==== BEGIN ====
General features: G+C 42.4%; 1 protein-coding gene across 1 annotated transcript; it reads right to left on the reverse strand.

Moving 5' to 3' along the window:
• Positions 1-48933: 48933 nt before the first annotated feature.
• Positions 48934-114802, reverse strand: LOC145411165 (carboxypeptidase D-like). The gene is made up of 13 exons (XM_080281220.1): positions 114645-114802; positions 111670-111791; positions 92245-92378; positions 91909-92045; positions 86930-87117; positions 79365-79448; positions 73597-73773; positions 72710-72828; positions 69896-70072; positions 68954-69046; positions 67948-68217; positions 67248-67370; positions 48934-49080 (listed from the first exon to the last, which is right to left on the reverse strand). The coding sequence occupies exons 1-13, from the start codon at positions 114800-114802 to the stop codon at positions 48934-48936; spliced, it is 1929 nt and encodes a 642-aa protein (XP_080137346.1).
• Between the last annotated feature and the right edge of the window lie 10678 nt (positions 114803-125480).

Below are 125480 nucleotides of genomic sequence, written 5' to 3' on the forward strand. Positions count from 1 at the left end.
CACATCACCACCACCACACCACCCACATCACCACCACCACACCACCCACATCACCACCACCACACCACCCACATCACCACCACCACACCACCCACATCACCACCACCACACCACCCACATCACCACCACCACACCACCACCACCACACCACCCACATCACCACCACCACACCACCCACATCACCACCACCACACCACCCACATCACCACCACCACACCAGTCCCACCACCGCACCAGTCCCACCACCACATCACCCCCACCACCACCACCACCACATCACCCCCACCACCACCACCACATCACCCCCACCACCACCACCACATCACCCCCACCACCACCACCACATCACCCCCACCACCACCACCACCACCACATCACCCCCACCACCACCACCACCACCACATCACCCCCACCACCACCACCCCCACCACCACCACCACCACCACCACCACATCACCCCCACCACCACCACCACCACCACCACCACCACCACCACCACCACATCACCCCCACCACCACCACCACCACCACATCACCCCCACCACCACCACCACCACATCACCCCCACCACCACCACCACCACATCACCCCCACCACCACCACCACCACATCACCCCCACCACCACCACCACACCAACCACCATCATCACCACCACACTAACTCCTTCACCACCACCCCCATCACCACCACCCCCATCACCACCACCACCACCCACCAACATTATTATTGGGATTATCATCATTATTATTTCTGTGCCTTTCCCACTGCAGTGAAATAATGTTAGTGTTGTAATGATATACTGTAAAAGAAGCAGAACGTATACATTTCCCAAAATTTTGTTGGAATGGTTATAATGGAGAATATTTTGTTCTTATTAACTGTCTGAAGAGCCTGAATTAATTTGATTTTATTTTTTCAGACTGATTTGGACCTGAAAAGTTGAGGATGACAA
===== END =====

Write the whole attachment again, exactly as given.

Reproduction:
General features: G+C 42.4%; 1 protein-coding gene across 1 annotated transcript; it reads right to left on the reverse strand.

Moving 5' to 3' along the window:
• Positions 1-48933: 48933 nt before the first annotated feature.
• Positions 48934-114802, reverse strand: LOC145411165 (carboxypeptidase D-like). The gene is made up of 13 exons (XM_080281220.1): positions 114645-114802; positions 111670-111791; positions 92245-92378; positions 91909-92045; positions 86930-87117; positions 79365-79448; positions 73597-73773; positions 72710-72828; positions 69896-70072; positions 68954-69046; positions 67948-68217; positions 67248-67370; positions 48934-49080 (listed from the first exon to the last, which is right to left on the reverse strand). The coding sequence occupies exons 1-13, from the start codon at positions 114800-114802 to the stop codon at positions 48934-48936; spliced, it is 1929 nt and encodes a 642-aa protein (XP_080137346.1).
• Between the last annotated feature and the right edge of the window lie 10678 nt (positions 114803-125480).

Below are 125480 nucleotides of genomic sequence, written 5' to 3' on the forward strand. Positions count from 1 at the left end.
CACATCACCACCACCACACCACCCACATCACCACCACCACACCACCCACATCACCACCACCACACCACCCACATCACCACCACCACACCACCCACATCACCACCACCACACCACCCACATCACCACCACCACACCACCACCACCACACCACCCACATCACCACCACCACACCACCCACATCACCACCACCACACCACCCACATCACCACCACCACACCAGTCCCACCACCGCACCAGTCCCACCACCACATCACCCCCACCACCACCACCACCACATCACCCCCACCACCACCACCACATCACCCCCACCACCACCACCACATCACCCCCACCACCACCACCACATCACCCCCACCACCACCACCACCACCACATCACCCCCACCACCACCACCACCACCACATCACCCCCACCACCACCACCCCCACCACCACCACCACCACCACCACCACATCACCCCCACCACCACCACCACCACCACCACCACCACCACCACCACCACATCACCCCCACCACCACCACCACCACCACATCACCCCCACCACCACCACCACCACATCACCCCCACCACCACCACCACCACATCACCCCCACCACCACCACCACCACATCACCCCCACCACCACCACCACACCAACCACCATCATCACCACCACACTAACTCCTTCACCACCACCCCCATCACCACCACCCCCATCACCACCACCACCACCCACCAACATTATTATTGGGATTATCATCATTATTATTTCTGTGCCTTTCCCACTGCAGTGAAATAATGTTAGTGTTGTAATGATATACTGTAAAAGAAGCAGAACGTATACATTTCCCAAAATTTTGTTGGAATGGTTATAATGGAGAATATTTTGTTCTTATTAACTGTCTGAAGAGCCTGAATTAATTTGATTTTATTTTTTCAGACTGATTTGGACCTGAAAAGTTGAGGATGACAA